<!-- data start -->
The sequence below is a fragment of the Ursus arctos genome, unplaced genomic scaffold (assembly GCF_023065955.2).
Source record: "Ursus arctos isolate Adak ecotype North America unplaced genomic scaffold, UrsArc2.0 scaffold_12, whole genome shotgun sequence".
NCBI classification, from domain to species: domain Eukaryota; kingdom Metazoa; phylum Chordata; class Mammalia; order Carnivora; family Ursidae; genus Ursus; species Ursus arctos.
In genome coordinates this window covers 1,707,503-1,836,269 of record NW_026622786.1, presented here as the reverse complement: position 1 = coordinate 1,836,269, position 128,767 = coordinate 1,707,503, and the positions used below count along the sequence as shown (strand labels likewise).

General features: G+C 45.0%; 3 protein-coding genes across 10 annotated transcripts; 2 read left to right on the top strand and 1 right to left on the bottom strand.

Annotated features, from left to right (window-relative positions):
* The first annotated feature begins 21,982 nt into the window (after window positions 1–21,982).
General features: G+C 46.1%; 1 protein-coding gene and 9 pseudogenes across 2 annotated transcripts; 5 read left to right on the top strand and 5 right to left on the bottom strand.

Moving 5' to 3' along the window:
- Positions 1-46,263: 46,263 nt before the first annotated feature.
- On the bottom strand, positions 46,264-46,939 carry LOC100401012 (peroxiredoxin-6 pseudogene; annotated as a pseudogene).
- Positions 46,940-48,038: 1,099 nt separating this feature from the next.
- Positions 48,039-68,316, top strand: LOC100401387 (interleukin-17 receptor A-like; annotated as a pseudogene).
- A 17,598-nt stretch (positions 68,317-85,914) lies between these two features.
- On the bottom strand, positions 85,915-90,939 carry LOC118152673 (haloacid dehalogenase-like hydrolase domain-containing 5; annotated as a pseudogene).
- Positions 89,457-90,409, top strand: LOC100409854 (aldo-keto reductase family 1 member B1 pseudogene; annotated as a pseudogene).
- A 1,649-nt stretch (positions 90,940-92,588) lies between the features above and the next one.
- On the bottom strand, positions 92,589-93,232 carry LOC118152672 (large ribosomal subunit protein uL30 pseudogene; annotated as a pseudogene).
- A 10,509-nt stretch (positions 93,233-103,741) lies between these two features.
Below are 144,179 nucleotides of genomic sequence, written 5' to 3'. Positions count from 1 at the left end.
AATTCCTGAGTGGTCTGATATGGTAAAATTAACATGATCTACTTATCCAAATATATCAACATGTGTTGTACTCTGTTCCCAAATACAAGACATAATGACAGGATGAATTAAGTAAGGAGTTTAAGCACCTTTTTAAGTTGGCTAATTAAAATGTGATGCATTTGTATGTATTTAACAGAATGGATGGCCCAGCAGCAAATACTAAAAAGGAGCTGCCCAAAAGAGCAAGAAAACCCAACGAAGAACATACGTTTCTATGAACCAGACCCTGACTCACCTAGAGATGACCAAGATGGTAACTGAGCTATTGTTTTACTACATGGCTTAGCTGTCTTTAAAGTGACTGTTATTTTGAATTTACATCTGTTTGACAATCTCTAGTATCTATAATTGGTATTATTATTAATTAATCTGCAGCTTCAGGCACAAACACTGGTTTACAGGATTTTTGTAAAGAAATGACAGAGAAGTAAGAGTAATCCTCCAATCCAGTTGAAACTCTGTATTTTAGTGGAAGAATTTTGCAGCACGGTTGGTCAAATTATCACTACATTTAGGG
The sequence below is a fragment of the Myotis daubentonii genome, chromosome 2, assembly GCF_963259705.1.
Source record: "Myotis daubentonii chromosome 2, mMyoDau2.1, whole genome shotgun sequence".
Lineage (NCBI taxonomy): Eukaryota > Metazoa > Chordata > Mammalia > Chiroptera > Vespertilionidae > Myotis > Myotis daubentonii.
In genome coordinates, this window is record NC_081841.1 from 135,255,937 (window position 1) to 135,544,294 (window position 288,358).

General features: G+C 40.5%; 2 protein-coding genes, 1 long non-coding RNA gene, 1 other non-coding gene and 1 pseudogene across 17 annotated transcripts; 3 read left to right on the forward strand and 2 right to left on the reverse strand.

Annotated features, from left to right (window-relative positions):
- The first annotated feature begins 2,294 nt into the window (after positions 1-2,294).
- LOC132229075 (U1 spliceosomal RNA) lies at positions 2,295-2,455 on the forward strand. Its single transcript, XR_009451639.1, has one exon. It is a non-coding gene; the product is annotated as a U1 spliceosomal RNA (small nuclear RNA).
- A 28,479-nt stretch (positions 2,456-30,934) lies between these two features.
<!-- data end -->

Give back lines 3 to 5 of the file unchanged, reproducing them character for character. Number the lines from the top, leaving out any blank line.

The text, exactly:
NCBI classification, from domain to species: domain Eukaryota; kingdom Metazoa; phylum Chordata; class Mammalia; order Carnivora; family Ursidae; genus Ursus; species Ursus arctos.
In genome coordinates this window covers 1,707,503-1,836,269 of record NW_026622786.1, presented here as the reverse complement: position 1 = coordinate 1,836,269, position 128,767 = coordinate 1,707,503, and the positions used below count along the sequence as shown (strand labels likewise).

General features: G+C 45.0%; 3 protein-coding genes across 10 annotated transcripts; 2 read left to right on the top strand and 1 right to left on the bottom strand.